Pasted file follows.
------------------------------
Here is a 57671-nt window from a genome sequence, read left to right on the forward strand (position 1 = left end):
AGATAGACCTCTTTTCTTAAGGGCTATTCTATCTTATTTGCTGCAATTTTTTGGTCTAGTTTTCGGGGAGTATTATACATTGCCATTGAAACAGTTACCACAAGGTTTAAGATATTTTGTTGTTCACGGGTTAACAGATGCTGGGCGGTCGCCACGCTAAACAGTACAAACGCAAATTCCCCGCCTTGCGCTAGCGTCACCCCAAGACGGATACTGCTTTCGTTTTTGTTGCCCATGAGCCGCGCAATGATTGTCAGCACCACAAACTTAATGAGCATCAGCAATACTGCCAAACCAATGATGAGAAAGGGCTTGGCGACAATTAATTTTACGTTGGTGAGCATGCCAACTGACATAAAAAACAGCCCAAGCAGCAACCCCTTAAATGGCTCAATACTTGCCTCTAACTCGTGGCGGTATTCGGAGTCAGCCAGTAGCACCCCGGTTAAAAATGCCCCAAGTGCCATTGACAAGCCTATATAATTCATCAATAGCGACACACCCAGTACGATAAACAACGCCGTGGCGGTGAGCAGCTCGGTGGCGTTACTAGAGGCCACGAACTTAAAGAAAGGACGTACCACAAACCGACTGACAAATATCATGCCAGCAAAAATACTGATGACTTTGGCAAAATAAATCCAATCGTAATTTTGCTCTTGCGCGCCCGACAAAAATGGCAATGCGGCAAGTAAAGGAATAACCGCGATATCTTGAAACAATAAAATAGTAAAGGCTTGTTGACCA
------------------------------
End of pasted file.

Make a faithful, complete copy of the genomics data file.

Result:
Here is a 57671-nt window from a genome sequence, read left to right on the forward strand (position 1 = left end):
AGATAGACCTCTTTTCTTAAGGGCTATTCTATCTTATTTGCTGCAATTTTTTGGTCTAGTTTTCGGGGAGTATTATACATTGCCATTGAAACAGTTACCACAAGGTTTAAGATATTTTGTTGTTCACGGGTTAACAGATGCTGGGCGGTCGCCACGCTAAACAGTACAAACGCAAATTCCCCGCCTTGCGCTAGCGTCACCCCAAGACGGATACTGCTTTCGTTTTTGTTGCCCATGAGCCGCGCAATGATTGTCAGCACCACAAACTTAATGAGCATCAGCAATACTGCCAAACCAATGATGAGAAAGGGCTTGGCGACAATTAATTTTACGTTGGTGAGCATGCCAACTGACATAAAAAACAGCCCAAGCAGCAACCCCTTAAATGGCTCAATACTTGCCTCTAACTCGTGGCGGTATTCGGAGTCAGCCAGTAGCACCCCGGTTAAAAATGCCCCAAGTGCCATTGACAAGCCTATATAATTCATCAATAGCGACACACCCAGTACGATAAACAACGCCGTGGCGGTGAGCAGCTCGGTGGCGTTACTAGAGGCCACGAACTTAAAGAAAGGACGTACCACAAACCGACTGACAAATATCATGCCAGCAAAAATACTGATGACTTTGGCAAAATAAATCCAATCGTAATTTTGCTCTTGCGCGCCCGACAAAAATGGCAATGCGGCAAGTAAAGGAATAACCGCGATATCTTGAAACAATAAAATAGTAAAGGCTTGTTGACCA